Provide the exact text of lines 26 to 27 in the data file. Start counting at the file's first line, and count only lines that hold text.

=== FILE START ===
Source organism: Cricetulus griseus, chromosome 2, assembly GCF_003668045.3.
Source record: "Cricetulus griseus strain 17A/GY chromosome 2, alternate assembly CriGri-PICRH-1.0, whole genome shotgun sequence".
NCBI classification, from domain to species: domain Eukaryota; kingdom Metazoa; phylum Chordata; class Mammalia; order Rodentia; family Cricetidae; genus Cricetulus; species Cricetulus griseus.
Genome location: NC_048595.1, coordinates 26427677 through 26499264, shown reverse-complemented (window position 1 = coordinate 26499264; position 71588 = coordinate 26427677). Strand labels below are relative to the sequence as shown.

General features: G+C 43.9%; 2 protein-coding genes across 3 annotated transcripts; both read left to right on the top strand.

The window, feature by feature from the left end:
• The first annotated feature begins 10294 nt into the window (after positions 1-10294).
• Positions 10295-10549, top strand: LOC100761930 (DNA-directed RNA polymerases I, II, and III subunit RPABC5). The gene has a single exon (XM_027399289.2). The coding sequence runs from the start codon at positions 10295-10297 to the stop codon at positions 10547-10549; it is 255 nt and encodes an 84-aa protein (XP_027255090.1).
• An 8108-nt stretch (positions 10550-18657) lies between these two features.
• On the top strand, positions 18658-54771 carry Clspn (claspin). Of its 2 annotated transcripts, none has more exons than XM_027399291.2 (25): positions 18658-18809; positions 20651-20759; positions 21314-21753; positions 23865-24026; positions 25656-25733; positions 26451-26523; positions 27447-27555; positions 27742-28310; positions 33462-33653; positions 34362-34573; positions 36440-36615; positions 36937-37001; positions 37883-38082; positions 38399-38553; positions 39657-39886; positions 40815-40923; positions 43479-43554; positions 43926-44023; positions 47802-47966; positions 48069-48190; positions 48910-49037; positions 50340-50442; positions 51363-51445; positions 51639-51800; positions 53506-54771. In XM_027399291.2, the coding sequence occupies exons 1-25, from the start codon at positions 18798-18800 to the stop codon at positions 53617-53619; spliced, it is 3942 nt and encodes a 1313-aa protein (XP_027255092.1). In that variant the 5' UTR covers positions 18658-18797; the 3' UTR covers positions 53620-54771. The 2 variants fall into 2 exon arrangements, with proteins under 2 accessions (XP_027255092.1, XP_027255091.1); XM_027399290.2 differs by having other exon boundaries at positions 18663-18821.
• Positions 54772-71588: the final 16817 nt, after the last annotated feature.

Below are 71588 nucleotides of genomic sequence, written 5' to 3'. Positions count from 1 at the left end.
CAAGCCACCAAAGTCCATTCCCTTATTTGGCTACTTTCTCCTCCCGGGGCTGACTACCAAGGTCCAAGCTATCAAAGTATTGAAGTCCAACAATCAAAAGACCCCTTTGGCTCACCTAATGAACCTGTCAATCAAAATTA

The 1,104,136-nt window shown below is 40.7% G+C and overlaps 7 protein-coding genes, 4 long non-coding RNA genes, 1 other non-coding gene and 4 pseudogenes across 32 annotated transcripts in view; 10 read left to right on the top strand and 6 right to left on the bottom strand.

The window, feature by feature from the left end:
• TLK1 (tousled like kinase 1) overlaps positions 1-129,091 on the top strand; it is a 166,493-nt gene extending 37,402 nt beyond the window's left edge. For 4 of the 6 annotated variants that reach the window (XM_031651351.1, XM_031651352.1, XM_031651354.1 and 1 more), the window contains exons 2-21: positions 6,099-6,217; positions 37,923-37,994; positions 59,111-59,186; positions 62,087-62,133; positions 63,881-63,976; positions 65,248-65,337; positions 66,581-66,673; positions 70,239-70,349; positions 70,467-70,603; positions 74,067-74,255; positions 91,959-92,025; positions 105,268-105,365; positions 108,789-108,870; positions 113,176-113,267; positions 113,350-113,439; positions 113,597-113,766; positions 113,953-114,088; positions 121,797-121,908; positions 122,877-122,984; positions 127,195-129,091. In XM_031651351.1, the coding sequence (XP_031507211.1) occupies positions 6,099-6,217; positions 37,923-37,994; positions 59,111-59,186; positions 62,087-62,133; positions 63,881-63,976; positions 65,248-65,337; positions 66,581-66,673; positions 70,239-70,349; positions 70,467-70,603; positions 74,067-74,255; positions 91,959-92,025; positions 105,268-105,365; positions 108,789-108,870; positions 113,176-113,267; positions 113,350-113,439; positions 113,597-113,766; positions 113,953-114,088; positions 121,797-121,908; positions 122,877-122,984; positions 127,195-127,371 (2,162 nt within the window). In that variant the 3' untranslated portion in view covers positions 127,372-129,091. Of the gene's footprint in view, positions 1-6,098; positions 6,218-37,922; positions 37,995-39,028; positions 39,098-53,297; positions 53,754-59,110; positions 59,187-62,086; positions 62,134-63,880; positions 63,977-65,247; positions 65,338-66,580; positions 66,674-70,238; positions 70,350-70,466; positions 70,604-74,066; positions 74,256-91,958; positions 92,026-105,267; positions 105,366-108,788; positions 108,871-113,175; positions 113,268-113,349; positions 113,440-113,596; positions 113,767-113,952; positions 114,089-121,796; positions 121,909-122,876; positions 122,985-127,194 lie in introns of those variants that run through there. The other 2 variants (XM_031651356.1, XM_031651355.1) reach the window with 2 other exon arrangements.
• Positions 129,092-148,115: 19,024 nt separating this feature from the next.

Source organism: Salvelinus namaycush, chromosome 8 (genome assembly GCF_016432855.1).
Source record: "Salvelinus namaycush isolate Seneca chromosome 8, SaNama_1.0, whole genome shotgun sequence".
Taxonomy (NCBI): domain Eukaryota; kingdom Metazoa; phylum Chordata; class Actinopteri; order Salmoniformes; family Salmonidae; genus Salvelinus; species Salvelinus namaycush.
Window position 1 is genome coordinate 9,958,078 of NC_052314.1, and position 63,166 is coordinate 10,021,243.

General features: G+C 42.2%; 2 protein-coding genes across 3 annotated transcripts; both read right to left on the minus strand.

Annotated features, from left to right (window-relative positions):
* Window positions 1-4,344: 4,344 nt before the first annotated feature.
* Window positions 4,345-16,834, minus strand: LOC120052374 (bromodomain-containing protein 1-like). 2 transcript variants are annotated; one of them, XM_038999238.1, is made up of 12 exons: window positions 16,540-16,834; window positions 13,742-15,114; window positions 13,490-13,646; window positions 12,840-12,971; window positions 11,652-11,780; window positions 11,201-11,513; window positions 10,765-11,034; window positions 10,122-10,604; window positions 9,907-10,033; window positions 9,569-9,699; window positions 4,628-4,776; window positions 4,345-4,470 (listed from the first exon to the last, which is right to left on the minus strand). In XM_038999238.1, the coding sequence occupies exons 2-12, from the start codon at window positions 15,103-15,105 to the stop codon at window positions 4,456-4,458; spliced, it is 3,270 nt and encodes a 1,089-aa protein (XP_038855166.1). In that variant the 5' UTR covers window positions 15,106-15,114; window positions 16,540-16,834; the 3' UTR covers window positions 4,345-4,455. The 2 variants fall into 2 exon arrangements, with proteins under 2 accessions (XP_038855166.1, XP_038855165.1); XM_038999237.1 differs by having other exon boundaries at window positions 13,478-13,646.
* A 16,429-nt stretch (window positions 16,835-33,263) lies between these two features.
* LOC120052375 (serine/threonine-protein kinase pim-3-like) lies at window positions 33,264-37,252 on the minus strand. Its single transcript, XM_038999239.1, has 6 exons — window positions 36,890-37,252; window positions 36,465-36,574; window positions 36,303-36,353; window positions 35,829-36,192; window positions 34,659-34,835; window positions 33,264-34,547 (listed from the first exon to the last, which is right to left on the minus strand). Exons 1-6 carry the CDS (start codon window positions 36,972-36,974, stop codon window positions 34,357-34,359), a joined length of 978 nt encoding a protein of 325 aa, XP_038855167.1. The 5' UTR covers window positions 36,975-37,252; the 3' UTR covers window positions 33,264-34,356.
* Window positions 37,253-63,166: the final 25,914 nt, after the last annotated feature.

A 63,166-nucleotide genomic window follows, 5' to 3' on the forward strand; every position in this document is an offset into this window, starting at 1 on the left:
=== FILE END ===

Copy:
* A 16,429-nt stretch (window positions 16,835-33,263) lies between these two features.
* LOC120052375 (serine/threonine-protein kinase pim-3-like) lies at window positions 33,264-37,252 on the minus strand. Its single transcript, XM_038999239.1, has 6 exons — window positions 36,890-37,252; window positions 36,465-36,574; window positions 36,303-36,353; window positions 35,829-36,192; window positions 34,659-34,835; window positions 33,264-34,547 (listed from the first exon to the last, which is right to left on the minus strand). Exons 1-6 carry the CDS (start codon window positions 36,972-36,974, stop codon window positions 34,357-34,359), a joined length of 978 nt encoding a protein of 325 aa, XP_038855167.1. The 5' UTR covers window positions 36,975-37,252; the 3' UTR covers window positions 33,264-34,356.